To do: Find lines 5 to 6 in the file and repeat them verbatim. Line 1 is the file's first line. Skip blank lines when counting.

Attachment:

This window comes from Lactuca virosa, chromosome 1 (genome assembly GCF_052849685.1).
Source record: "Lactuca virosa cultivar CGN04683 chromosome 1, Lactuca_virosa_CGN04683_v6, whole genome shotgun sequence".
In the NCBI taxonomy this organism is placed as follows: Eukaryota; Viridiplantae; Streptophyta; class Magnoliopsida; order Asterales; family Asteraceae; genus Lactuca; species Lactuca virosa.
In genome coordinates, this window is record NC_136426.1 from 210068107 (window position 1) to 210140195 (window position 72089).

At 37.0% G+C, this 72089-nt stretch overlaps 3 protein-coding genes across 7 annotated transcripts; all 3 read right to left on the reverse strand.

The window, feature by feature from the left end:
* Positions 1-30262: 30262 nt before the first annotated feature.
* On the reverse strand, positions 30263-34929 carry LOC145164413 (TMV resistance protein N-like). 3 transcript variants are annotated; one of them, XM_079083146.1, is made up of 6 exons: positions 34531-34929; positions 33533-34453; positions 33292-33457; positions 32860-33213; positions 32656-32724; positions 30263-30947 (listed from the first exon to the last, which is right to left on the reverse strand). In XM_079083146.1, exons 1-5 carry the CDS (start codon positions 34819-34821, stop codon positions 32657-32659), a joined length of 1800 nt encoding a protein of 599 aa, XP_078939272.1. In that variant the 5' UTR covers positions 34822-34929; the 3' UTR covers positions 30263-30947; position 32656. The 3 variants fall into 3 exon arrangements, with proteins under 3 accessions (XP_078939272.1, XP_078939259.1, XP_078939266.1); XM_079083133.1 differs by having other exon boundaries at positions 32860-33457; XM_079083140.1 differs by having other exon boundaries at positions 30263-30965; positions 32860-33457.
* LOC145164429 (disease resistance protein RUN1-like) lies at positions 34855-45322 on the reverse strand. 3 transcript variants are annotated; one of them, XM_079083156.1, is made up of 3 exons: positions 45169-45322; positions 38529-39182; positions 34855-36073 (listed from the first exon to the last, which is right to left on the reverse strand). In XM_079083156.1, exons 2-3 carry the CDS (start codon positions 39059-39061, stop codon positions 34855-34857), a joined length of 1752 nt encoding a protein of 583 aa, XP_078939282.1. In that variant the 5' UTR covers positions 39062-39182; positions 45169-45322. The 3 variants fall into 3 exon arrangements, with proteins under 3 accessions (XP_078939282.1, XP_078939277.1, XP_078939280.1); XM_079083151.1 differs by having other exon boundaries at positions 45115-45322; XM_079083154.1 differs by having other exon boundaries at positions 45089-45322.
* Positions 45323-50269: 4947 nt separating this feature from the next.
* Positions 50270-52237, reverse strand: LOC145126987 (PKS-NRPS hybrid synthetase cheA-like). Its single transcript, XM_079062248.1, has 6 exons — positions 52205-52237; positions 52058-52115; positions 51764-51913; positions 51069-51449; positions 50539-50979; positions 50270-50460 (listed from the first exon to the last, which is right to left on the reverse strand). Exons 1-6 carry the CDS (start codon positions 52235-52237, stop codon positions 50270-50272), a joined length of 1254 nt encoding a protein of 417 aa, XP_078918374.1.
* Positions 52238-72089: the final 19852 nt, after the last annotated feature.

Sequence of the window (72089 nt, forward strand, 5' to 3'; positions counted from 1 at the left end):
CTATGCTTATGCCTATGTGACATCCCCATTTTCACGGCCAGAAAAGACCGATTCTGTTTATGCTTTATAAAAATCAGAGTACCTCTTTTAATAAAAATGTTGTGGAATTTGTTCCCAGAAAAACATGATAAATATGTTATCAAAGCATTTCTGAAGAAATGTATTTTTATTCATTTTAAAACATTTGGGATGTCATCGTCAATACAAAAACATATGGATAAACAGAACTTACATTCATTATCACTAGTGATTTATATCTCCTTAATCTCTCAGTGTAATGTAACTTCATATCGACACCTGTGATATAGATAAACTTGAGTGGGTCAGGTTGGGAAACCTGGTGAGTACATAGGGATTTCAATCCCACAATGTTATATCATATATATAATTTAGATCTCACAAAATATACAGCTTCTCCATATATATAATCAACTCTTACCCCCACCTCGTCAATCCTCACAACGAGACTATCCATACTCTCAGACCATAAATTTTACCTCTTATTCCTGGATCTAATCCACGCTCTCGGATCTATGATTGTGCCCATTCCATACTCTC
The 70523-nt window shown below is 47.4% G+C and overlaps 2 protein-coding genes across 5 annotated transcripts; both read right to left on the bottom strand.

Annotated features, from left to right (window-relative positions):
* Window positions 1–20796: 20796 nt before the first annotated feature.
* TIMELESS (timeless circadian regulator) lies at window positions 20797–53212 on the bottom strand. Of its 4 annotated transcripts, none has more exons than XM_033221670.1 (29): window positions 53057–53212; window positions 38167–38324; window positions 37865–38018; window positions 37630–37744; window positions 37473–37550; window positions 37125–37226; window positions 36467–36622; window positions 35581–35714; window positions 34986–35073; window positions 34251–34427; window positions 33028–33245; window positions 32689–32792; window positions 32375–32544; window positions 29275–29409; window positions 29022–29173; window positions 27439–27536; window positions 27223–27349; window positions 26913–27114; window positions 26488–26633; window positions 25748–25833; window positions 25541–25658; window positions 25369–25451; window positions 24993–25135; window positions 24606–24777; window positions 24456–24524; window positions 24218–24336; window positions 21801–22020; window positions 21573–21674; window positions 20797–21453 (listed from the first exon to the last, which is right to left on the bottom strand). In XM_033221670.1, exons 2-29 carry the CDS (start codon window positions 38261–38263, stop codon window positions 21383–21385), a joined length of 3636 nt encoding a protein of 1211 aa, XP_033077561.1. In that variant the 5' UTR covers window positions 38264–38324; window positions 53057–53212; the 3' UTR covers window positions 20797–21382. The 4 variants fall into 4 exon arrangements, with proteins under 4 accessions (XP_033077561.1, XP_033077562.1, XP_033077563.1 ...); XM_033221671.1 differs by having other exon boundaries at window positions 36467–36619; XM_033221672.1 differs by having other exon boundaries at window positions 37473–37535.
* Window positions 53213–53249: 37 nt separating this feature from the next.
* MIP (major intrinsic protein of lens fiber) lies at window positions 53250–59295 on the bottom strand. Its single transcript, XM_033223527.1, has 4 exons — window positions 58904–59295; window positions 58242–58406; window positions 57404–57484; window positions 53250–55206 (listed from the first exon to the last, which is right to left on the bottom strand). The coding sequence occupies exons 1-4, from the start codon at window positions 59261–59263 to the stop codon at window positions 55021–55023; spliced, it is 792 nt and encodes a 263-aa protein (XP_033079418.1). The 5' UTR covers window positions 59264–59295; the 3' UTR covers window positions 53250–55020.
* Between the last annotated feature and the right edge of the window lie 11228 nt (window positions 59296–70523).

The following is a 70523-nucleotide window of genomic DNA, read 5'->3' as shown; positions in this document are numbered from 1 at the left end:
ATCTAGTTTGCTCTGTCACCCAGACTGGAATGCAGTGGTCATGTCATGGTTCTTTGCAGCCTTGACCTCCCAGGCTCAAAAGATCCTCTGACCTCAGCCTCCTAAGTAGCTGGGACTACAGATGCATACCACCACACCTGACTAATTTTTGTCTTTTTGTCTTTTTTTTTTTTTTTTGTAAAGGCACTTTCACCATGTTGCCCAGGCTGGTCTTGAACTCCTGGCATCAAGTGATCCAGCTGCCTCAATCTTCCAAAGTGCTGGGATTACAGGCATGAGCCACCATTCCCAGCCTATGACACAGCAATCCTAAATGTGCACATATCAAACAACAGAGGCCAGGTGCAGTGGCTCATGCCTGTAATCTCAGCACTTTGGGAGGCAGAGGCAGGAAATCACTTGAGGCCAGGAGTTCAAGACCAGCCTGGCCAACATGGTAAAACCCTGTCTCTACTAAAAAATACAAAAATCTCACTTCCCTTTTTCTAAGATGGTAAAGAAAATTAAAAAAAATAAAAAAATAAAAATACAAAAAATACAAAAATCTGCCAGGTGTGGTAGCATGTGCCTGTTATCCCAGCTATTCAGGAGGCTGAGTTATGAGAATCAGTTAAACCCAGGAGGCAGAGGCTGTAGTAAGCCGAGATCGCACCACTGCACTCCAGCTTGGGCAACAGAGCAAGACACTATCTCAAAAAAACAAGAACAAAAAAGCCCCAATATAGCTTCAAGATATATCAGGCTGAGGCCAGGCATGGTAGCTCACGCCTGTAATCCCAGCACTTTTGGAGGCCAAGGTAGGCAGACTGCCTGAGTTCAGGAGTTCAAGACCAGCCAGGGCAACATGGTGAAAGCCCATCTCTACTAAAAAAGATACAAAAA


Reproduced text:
At 37.0% G+C, this 72089-nt stretch overlaps 3 protein-coding genes across 7 annotated transcripts; all 3 read right to left on the reverse strand.

The window, feature by feature from the left end: